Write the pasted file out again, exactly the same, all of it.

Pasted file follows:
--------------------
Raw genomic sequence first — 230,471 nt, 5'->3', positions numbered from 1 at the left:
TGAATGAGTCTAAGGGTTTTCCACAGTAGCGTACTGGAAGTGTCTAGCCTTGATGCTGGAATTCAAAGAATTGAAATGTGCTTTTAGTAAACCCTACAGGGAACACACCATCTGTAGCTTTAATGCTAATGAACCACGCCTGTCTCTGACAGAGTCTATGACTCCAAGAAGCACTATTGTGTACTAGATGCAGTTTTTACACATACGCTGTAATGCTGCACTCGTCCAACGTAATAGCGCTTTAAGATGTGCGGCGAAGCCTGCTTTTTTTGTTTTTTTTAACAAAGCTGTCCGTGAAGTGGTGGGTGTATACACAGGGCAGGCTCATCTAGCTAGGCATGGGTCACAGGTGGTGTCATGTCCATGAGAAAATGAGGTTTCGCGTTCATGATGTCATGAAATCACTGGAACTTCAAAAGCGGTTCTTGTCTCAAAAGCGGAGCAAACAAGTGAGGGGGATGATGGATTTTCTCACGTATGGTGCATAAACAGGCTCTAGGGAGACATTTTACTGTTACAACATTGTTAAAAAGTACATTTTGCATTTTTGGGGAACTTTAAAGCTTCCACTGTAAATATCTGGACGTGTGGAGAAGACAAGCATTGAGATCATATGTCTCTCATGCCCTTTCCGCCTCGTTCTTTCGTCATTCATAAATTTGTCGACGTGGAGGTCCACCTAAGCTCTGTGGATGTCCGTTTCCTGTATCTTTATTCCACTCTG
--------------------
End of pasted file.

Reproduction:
Raw genomic sequence first — 230,471 nt, 5'->3', positions numbered from 1 at the left:
TGAATGAGTCTAAGGGTTTTCCACAGTAGCGTACTGGAAGTGTCTAGCCTTGATGCTGGAATTCAAAGAATTGAAATGTGCTTTTAGTAAACCCTACAGGGAACACACCATCTGTAGCTTTAATGCTAATGAACCACGCCTGTCTCTGACAGAGTCTATGACTCCAAGAAGCACTATTGTGTACTAGATGCAGTTTTTACACATACGCTGTAATGCTGCACTCGTCCAACGTAATAGCGCTTTAAGATGTGCGGCGAAGCCTGCTTTTTTTGTTTTTTTTAACAAAGCTGTCCGTGAAGTGGTGGGTGTATACACAGGGCAGGCTCATCTAGCTAGGCATGGGTCACAGGTGGTGTCATGTCCATGAGAAAATGAGGTTTCGCGTTCATGATGTCATGAAATCACTGGAACTTCAAAAGCGGTTCTTGTCTCAAAAGCGGAGCAAACAAGTGAGGGGGATGATGGATTTTCTCACGTATGGTGCATAAACAGGCTCTAGGGAGACATTTTACTGTTACAACATTGTTAAAAAGTACATTTTGCATTTTTGGGGAACTTTAAAGCTTCCACTGTAAATATCTGGACGTGTGGAGAAGACAAGCATTGAGATCATATGTCTCTCATGCCCTTTCCGCCTCGTTCTTTCGTCATTCATAAATTTGTCGACGTGGAGGTCCACCTAAGCTCTGTGGATGTCCGTTTCCTGTATCTTTATTCCACTCTG